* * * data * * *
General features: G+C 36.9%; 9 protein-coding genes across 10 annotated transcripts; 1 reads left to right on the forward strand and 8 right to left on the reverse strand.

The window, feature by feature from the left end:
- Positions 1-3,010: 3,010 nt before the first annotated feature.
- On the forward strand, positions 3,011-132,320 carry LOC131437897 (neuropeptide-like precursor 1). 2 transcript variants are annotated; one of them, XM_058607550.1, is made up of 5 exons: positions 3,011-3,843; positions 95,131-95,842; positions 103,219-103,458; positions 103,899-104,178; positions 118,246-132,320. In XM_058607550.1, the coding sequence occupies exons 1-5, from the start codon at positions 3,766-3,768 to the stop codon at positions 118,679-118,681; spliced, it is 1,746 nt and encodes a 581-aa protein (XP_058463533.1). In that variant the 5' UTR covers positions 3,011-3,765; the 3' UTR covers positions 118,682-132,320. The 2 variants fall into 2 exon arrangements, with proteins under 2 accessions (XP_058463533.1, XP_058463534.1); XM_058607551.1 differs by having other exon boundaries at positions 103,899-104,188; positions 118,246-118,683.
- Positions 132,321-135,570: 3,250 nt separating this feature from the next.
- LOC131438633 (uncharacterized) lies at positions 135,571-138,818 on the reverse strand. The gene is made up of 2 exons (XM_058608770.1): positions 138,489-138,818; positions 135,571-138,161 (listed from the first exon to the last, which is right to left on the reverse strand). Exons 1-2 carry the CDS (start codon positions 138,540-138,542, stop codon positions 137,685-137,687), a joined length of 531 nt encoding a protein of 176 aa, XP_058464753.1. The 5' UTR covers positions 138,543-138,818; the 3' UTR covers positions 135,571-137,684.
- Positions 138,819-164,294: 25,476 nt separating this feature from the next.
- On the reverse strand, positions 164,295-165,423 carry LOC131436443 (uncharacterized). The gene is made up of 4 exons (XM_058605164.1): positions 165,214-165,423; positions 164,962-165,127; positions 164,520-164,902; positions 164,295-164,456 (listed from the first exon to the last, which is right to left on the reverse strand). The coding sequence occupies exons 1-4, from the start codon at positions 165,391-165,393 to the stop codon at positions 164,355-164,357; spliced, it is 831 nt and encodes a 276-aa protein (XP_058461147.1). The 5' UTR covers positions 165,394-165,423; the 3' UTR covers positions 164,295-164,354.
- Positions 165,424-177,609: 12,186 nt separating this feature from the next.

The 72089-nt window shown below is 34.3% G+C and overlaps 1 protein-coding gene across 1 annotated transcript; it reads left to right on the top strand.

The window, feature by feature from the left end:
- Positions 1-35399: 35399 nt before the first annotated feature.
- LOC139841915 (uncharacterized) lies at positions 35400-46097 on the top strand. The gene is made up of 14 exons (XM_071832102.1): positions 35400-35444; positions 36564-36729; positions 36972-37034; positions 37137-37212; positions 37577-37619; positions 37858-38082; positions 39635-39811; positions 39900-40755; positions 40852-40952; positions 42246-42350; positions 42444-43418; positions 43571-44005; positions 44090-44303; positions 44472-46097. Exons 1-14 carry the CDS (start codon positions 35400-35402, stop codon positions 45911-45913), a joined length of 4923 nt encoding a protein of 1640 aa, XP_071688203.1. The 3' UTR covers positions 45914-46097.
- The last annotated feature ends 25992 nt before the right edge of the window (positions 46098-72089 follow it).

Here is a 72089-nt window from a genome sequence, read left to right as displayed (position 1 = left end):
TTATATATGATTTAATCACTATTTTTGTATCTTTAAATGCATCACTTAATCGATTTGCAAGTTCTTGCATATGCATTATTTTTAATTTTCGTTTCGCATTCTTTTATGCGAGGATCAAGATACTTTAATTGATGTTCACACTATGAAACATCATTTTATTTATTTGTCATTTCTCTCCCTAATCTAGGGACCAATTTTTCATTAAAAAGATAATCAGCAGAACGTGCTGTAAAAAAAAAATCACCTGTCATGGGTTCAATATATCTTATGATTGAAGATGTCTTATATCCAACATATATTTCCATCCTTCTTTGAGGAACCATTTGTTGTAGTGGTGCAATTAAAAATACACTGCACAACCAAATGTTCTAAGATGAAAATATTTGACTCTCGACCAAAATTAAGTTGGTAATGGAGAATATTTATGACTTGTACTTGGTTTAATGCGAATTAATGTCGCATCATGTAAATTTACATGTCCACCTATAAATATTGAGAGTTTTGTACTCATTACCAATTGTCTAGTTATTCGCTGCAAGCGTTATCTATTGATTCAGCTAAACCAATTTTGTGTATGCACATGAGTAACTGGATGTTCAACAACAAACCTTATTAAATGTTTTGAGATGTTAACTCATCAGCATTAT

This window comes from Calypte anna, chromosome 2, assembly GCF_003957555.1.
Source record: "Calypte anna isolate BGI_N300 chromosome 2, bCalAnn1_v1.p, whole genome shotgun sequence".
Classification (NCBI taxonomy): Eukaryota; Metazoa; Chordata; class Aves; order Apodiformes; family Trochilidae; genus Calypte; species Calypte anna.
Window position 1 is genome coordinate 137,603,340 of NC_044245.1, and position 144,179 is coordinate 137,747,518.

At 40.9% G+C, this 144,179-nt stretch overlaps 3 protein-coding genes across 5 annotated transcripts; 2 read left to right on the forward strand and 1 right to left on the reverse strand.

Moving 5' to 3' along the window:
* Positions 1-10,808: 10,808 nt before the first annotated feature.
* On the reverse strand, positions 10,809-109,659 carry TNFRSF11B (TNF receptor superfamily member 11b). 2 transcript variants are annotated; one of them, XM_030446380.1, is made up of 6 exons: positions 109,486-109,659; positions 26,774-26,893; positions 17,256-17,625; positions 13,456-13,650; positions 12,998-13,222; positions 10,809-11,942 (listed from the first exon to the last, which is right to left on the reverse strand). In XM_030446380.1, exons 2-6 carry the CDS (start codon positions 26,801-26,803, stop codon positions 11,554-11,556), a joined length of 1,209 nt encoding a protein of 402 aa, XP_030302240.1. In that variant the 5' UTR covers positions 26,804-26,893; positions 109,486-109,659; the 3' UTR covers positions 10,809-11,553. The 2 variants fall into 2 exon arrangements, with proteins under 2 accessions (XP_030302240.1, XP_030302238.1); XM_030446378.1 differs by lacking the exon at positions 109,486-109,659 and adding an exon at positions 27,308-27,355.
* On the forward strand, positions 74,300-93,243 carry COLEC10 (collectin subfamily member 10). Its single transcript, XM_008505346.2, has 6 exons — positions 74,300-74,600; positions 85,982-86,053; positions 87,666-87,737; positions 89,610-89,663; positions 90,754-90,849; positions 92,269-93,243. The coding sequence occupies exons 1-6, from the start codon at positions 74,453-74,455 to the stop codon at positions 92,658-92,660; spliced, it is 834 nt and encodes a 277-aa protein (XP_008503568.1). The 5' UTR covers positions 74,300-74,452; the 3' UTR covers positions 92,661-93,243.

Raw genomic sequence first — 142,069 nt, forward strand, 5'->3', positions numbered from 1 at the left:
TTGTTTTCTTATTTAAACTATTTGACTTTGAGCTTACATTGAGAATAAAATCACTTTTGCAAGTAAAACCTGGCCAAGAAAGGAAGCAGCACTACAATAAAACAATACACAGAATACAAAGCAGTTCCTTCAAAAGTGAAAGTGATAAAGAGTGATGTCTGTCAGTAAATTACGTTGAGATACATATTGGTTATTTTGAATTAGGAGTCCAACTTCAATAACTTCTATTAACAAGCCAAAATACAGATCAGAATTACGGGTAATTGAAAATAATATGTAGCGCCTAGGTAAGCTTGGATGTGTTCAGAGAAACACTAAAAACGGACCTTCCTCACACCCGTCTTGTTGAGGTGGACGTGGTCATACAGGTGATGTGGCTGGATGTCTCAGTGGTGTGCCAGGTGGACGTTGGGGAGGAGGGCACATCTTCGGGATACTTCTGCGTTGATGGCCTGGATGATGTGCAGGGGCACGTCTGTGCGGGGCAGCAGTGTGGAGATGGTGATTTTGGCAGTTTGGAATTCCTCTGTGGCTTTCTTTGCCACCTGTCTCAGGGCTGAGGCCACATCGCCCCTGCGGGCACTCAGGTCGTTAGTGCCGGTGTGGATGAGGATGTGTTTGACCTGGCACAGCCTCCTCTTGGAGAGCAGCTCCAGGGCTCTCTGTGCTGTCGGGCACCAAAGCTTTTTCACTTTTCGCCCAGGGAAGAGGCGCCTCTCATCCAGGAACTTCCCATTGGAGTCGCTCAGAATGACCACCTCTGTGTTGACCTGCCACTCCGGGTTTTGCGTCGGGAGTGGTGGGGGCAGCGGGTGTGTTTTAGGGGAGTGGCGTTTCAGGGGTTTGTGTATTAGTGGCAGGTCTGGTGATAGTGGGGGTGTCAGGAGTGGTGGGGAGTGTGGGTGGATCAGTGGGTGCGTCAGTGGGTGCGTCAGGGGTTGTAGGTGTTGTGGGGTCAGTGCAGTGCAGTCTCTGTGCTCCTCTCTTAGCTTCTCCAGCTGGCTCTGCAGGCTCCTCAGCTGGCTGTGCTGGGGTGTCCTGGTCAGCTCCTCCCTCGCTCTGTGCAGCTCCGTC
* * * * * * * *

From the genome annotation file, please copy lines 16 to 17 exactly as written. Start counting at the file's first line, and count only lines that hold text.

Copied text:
TTATATATGATTTAATCACTATTTTTGTATCTTTAAATGCATCACTTAATCGATTTGCAAGTTCTTGCATATGCATTATTTTTAATTTTCGTTTCGCATTCTTTTATGCGAGGATCAAGATACTTTAATTGATGTTCACACTATGAAACATCATTTTATTTATTTGTCATTTCTCTCCCTAATCTAGGGACCAATTTTTCATTAAAAAGATAATCAGCAGAACGTGCTGTAAAAAAAAAATCACCTGTCATGGGTTCAATATATCTTATGATTGAAGATGTCTTATATCCAACATATATTTCCATCCTTCTTTGAGGAACCATTTGTTGTAGTGGTGCAATTAAAAATACACTGCACAACCAAATGTTCTAAGATGAAAATATTTGACTCTCGACCAAAATTAAGTTGGTAATGGAGAATATTTATGACTTGTACTTGGTTTAATGCGAATTAATGTCGCATCATGTAAATTTACATGTCCACCTATAAATATTGAGAGTTTTGTACTCATTACCAATTGTCTAGTTATTCGCTGCAAGCGTTATCTATTGATTCAGCTAAACCAATTTTGTGTATGCACATGAGTAACTGGATGTTCAACAACAAACCTTATTAAATGTTTTGAGATGTTAACTCATCAGCATTAT

This window comes from Calypte anna, chromosome 2, assembly GCF_003957555.1.